Detection of filarial parasites in domestic cats by PCR-RFLP of ITS1.
Nuchprayoon S, Junpee A, Nithiuthai S, Chungpivat S, Suvannadabba S, Poovorawan Y.
Lymphatic Filariasis Research Unit, Department of Parasitology, Faculty of Medicine, Chulalongkorn University, Bangkok 10330, Thailand.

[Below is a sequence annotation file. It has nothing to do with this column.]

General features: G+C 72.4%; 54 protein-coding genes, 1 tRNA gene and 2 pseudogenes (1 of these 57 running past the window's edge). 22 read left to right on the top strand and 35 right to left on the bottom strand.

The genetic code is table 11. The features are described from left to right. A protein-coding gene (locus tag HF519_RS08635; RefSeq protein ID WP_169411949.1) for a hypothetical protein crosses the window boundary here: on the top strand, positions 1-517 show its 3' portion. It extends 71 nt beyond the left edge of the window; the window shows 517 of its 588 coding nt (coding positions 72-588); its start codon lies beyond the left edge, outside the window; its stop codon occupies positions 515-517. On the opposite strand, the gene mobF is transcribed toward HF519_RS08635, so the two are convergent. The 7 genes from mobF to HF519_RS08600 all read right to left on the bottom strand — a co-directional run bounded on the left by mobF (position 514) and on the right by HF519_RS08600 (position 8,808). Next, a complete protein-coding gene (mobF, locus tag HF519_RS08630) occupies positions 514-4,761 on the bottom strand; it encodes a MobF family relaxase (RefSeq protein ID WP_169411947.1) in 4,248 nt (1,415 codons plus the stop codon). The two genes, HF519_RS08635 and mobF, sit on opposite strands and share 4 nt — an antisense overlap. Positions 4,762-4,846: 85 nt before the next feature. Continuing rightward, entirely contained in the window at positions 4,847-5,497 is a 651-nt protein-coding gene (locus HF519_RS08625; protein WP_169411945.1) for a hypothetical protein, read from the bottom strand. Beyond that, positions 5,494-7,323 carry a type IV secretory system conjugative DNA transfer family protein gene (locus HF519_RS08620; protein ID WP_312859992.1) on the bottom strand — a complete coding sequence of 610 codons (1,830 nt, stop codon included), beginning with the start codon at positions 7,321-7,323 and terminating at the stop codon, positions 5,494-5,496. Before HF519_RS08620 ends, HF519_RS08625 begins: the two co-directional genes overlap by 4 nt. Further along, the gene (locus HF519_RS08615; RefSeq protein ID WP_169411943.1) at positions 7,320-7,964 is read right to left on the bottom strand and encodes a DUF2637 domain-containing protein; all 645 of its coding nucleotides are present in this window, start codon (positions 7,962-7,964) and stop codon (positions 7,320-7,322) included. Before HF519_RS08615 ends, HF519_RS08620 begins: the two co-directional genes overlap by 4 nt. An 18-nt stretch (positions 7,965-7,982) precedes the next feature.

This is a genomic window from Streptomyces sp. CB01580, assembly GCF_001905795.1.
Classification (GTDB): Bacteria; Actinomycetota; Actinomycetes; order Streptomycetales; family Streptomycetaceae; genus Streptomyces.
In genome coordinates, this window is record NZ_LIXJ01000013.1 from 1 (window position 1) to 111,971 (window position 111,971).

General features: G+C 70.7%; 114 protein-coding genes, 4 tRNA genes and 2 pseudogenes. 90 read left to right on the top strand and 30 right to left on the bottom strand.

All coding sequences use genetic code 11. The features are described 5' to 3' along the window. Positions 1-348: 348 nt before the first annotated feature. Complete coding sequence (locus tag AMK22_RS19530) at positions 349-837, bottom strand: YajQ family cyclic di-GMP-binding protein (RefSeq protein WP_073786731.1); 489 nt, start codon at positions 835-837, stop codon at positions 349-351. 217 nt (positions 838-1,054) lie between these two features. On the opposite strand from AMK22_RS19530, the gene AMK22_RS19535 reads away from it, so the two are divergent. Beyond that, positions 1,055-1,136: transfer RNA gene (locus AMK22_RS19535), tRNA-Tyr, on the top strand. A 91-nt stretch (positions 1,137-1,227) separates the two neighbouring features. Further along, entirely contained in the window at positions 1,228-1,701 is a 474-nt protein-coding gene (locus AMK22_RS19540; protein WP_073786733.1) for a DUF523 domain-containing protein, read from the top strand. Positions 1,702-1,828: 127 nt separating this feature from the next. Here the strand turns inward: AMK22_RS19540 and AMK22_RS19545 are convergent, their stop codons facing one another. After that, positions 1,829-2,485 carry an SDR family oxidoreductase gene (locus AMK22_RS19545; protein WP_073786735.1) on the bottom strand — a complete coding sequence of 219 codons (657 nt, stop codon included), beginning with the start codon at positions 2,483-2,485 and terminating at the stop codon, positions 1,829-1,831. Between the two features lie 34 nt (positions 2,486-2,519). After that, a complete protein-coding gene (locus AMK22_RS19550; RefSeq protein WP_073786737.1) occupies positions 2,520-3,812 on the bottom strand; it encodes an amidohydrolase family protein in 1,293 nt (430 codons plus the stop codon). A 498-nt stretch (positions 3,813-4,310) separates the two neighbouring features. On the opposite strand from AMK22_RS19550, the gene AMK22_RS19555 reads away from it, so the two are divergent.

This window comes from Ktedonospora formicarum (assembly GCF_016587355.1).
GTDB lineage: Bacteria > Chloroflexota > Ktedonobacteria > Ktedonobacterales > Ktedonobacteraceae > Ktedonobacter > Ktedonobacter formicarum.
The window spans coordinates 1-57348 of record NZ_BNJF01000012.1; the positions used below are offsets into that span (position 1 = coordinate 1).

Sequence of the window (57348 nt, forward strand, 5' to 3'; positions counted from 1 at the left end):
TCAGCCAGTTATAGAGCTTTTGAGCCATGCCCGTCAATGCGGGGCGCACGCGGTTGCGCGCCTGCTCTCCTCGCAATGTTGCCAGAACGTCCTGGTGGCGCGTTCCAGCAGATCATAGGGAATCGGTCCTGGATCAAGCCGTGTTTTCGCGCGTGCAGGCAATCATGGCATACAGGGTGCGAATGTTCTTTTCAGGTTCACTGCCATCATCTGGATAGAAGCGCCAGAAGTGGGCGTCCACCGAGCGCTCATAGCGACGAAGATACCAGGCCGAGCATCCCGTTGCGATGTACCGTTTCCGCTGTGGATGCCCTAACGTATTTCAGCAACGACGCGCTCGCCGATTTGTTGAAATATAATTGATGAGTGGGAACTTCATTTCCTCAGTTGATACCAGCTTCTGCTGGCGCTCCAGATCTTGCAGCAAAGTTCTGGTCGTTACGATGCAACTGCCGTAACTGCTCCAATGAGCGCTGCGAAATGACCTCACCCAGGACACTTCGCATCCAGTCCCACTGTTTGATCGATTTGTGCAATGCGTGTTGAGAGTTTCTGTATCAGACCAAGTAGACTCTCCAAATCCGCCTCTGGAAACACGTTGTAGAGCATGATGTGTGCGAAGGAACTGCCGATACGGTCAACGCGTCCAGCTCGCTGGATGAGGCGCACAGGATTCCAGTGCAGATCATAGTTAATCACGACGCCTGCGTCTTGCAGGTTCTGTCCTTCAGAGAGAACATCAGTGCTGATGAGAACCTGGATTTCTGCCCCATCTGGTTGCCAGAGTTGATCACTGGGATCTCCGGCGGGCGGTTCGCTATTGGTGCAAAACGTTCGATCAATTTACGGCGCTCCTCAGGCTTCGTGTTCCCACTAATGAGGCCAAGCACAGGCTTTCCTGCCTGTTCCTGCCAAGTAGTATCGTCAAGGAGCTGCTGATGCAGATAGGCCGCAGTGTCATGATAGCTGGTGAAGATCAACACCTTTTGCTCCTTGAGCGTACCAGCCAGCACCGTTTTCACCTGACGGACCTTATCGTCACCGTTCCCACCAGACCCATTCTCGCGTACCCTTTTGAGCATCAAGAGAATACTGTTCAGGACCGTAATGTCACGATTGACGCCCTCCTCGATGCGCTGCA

Lymphatic filariasis has been targeted by the World Health Organization (WHO) to be eliminated by the year 2020. In addition to chemotherapy and vector control, the control of reservoir hosts is necessary for the control program to succeed. Malayan filariasis, caused by Brugia malayi, is endemic in the South of Thailand where domestic cats serve as the major reservoir host. However, in nature, domestic cats also carry B. pahangi, Dirofilaria immitis and D. repens infections and it is difficult to distinguish the different filarial species from each other just by morphology. To assess the burden of filarial parasites, we performed a study on domestic cats in an endemic area of malayan filariasis in the Prasang district, of Surat Thani, a province in Southern Thailand. Together with Giemsa staining and acid phosphatase activity studies, we performed PCR-RFLP analysis on the first internal transcribed spacer (ITS1) region of ribosomal DNA (rDNA). PCR-RFLP with Ase I could clearly differentiate between B. malayi, B. pahangi, D. immitis and D. repens. Out of the 52 cats studied, filarial parasites were identified in 5 (9.5%) cats, of which 4 (7.6%) were B. pahangi and 1 (1.9%) D. immitis. This PCR-RFLP technique detected two additional cats that were not detected by microscopy. The domestic cats are not an important host of B. malayi in this region. We could develop the PCR-RFLP assay test for differentiating filarial nematodes which can be applied to survey human, animal reservoir hosts and mosquito vectors in endemic areas.
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